Enterprise data centers often incorporate large director-class switches that offer massive scalability for the storage area network, yet can be managed as a single platform. In addition, director switches feature fault tolerance, nondisruptive software upgrades, hot-swappable components, redundant power and cooling systems, and advanced security features. Director switches can frequently support multiple network protocols and can even be logically organized into multiple virtual switches. Heterogeneous server and storage system support is critical for a director switch. The two principle issues with director switches are cost and management: Directors are significantly more expensive to acquire than other switch classes, and the general lack of friendly wizard-driven interfaces usually means that management tasks can be more cumbersome and time consuming.
You'll typically find products from Cisco Systems and Brocade Communications Systems in the director space. For example, Cisco's MDS 9513 is one of the largest director switches available, sporting as many as 528 Fibre Channel ports in a single chassis, each port capable of 1 Gbps, 2 Gbps, 4 Gbps or 10 Gbps. The MDS 9513 includes support for VSANs and VSAN routing, along with advanced security features. Brocade's DCX Backbone director supports up to three hundred and eight four 4 Gbps or 8 Gbps ports in one chassis, and connects to other Brocade directors, such as the 48000 and Mi10K.
QLogic offers a SANbox 9000 director, which at 128 ports is smaller and less expensive than the Brocade and Cisco directors, but it lacks the mainframe connectivity and redundancy of its rivals' products.
Along with large modular, redundant and chassis-based directors, organizations also use smaller fixed-port fabric switches in departments and outside the data center. The Brocade 5000 is 32-port switch, Cisco's MDS 9124 is a 24-port switch and the QLogic SANbox 5802 is a 24-port switch that supports 8 Gbps connectivity. Besides being smaller than directors, Fibre Channel switches lack features, such as automatic failover and hot swappable components that would allow them to continue to work in event of a failure. Fabric switches are also known as edge switches.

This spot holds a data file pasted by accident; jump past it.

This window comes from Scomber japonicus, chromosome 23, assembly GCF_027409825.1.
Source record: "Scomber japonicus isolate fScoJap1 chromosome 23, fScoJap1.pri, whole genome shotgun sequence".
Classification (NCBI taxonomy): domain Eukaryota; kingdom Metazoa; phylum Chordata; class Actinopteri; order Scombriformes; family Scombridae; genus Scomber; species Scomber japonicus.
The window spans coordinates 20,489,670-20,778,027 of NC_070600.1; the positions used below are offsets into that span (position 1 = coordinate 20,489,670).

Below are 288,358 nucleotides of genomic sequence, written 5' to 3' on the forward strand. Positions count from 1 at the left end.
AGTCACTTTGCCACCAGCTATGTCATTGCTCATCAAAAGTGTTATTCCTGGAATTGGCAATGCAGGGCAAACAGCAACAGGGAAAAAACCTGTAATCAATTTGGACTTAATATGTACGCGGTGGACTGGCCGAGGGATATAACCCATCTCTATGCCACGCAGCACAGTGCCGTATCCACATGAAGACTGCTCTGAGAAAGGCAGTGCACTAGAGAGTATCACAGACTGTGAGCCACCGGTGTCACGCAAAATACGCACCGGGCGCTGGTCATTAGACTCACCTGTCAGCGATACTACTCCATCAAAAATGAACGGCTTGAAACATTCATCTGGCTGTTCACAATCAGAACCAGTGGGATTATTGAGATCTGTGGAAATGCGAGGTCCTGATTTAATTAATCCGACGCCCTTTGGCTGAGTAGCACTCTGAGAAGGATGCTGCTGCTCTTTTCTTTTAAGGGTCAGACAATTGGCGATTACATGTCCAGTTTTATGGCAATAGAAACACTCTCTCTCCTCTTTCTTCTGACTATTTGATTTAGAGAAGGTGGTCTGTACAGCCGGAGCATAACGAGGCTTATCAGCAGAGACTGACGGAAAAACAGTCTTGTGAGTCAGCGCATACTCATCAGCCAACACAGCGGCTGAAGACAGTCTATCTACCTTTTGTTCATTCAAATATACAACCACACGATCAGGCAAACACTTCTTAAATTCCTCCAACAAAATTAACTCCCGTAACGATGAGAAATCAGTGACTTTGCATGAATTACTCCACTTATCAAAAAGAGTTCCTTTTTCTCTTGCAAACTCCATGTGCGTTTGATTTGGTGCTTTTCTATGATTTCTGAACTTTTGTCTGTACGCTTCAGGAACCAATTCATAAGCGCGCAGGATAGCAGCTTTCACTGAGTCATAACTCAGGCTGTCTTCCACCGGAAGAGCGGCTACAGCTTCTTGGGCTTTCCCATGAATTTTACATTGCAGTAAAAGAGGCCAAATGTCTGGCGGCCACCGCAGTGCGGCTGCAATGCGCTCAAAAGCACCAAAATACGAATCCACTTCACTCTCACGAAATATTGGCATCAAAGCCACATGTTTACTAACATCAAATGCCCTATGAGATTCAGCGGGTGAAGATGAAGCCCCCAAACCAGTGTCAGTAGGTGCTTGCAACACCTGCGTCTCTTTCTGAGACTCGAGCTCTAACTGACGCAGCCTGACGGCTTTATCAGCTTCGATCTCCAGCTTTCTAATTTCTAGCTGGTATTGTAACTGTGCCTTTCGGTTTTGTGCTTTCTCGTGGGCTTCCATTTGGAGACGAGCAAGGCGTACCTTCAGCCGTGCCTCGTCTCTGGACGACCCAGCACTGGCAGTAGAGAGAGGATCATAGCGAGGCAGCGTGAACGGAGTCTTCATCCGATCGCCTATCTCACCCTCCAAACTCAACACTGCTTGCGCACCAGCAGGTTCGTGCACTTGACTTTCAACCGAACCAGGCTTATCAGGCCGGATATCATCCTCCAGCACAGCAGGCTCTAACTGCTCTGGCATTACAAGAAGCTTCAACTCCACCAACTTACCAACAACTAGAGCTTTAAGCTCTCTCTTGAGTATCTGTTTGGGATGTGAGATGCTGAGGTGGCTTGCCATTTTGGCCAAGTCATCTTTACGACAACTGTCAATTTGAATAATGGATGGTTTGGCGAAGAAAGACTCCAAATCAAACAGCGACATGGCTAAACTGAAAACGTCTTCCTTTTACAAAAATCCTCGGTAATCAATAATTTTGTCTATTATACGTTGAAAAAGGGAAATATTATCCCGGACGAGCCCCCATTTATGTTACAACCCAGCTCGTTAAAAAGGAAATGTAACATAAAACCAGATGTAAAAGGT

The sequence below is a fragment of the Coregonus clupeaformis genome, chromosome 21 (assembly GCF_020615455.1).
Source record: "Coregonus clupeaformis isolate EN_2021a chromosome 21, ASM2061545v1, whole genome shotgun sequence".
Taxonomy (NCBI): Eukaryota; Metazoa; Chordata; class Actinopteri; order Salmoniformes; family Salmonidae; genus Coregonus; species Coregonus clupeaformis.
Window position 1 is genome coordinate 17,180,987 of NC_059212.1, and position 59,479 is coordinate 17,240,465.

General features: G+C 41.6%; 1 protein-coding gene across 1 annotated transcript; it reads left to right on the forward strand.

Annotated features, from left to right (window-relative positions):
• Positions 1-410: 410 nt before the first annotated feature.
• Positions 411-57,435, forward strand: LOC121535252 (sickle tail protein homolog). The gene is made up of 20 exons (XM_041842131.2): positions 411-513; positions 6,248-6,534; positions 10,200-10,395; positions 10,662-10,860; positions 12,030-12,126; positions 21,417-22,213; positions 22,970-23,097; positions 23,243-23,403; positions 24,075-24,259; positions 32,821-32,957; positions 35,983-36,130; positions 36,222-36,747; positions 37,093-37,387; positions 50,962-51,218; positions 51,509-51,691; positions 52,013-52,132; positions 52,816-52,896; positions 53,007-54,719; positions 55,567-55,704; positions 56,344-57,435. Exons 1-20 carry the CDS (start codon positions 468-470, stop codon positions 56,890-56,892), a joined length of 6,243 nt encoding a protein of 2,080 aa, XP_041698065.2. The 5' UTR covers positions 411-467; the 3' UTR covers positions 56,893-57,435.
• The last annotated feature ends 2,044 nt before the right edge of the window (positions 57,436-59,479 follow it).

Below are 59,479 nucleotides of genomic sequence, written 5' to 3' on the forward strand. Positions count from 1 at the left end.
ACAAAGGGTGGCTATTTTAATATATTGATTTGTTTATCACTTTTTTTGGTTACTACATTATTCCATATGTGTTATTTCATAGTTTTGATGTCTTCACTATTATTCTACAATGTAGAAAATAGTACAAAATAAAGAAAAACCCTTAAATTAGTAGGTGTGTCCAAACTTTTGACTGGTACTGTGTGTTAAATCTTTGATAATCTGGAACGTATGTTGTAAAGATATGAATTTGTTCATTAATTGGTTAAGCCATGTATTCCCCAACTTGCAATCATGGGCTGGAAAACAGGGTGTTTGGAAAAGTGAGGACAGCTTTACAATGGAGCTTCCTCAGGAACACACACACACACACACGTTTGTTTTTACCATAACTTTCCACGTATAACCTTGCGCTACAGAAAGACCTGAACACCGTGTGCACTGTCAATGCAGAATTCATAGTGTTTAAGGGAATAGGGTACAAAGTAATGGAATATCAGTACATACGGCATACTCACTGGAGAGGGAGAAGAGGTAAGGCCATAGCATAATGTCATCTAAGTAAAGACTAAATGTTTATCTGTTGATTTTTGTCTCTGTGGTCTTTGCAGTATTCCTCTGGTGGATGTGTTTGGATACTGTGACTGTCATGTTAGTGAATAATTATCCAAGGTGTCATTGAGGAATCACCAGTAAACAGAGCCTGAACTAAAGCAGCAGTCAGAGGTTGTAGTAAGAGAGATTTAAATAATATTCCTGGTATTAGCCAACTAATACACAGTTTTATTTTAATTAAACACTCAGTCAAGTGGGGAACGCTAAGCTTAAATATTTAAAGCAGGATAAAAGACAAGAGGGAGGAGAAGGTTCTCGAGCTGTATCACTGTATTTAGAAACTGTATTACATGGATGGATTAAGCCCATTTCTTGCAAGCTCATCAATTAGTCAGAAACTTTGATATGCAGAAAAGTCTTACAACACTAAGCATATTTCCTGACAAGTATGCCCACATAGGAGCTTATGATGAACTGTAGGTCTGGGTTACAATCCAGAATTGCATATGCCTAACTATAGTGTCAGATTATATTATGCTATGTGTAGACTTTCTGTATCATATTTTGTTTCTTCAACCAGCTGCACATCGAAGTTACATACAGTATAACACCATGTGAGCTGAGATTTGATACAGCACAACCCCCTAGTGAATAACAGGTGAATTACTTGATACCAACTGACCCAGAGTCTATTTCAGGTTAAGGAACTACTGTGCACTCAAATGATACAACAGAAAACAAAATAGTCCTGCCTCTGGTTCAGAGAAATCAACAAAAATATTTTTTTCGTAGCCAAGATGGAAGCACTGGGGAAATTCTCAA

In terms of SAN switches, "intelligence" suggests the presence of advanced features, such as storage virtualization, remote mirroring, data sharing, protocol conversion, quality of service (QoS) management and strong authentication/security features. As storage networks become more sophisticated and support a growing range of storage products, adding intelligence to the switch offers compelling benefits -- most notable is the centralization of network-based services. Rather than managing network services handled by a variety of applications running through individual servers in different locations around the network, managing an intelligent switch potentially lowers labor costs and software licensing costs (e.g., volume managers) and improves resource utilization by reducing overprovisioning.
However, intelligence has nothing to do with the size of a switch. Thus, director-class and intelligent switches are not the same thing. A director switch may not have many intelligent features, if any, and often must be configured with service modules to support intelligent functions. Conversely, intelligent features are appearing more frequently in blade switches and even in some lower end products, like edge/workgroup switches.
Brocade, Cisco and QLogic sell intelligent switches.
Blade switches are basically modular switches designed to fit in blade chassis produced by major manufacturers like Dell, IBM, and Hewlett-Packard. Although there are no features or capabilities unique to blade switches, the blade form factor offers a substantial advantage to blade server users. By mounting a blade switch, other blade servers in the chassis can be connected through the blade switch to the rest of the network. This is cleaner and more convenient than cabling each blade server to an external switch.
However, it's important to remember that blade switches generally offer limited scalability, and they are more expensive to deploy because blade chassis are not yet mainstream. Blade servers may also experience issues booting from the network through a blade switch.